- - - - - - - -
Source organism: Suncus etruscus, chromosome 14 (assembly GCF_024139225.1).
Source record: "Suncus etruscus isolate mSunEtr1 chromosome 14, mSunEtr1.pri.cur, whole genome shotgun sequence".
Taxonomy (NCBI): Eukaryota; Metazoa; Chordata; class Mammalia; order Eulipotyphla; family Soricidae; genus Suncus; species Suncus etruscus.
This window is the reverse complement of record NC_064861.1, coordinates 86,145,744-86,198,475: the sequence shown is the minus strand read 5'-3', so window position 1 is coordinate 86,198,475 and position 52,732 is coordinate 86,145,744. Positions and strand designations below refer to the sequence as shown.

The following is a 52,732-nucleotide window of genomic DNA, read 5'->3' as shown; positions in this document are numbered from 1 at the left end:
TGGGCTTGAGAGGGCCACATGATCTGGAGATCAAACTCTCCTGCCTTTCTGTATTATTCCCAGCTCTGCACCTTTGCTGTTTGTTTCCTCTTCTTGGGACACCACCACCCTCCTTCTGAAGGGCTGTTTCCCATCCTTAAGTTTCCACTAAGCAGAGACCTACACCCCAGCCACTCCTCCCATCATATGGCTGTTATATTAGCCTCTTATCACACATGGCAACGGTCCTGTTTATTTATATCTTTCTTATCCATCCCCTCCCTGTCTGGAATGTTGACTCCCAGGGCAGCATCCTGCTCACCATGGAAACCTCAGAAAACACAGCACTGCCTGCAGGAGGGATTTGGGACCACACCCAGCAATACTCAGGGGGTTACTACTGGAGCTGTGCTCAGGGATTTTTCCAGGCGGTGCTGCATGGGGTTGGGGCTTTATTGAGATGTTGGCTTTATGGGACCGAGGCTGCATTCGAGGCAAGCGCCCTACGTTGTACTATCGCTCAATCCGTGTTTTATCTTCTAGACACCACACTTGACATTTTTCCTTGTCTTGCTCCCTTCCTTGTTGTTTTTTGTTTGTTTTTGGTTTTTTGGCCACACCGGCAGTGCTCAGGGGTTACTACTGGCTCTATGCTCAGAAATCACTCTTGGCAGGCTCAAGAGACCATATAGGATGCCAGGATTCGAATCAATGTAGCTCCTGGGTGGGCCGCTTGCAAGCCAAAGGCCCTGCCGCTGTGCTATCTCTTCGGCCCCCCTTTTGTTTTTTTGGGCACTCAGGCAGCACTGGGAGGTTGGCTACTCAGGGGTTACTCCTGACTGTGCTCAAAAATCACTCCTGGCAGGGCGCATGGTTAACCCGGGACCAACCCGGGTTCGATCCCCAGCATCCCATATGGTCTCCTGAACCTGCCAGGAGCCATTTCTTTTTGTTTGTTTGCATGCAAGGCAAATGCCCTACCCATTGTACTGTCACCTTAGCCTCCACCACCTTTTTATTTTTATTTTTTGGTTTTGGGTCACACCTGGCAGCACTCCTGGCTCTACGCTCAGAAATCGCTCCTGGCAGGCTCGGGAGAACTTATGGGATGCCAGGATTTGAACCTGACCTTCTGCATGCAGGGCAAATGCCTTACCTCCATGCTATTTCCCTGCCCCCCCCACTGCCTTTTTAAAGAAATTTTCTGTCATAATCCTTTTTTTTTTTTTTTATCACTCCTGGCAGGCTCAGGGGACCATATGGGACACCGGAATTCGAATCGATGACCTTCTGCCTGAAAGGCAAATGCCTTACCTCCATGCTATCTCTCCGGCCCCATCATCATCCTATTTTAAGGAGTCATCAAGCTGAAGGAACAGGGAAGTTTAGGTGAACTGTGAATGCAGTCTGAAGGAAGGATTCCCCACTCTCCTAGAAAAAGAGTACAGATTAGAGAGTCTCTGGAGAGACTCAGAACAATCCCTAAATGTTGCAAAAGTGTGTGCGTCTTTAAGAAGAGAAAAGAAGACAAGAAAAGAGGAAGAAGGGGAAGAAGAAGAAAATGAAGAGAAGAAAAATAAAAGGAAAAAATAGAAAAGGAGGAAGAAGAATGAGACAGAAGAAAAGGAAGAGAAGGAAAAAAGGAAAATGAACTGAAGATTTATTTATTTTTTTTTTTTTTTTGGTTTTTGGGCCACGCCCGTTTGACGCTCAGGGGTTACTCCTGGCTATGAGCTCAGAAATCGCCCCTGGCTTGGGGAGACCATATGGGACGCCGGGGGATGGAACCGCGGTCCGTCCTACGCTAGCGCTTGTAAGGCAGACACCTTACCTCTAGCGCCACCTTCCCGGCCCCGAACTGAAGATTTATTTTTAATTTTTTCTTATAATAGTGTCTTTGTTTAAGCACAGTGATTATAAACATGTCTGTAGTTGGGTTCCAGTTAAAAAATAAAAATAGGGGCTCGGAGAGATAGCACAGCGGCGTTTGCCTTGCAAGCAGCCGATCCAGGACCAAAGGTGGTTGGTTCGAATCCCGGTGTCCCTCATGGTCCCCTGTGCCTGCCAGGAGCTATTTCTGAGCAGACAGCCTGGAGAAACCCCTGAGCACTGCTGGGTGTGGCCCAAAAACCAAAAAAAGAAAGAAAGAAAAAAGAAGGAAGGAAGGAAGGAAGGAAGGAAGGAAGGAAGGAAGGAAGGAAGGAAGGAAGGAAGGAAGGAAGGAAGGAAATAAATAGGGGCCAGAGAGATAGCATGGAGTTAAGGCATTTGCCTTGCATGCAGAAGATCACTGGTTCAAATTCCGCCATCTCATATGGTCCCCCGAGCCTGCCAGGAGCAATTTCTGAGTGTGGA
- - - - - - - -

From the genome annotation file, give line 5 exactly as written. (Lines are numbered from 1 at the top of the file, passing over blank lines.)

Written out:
The following is a 52,732-nucleotide window of genomic DNA, read 5'->3' as shown; positions in this document are numbered from 1 at the left end: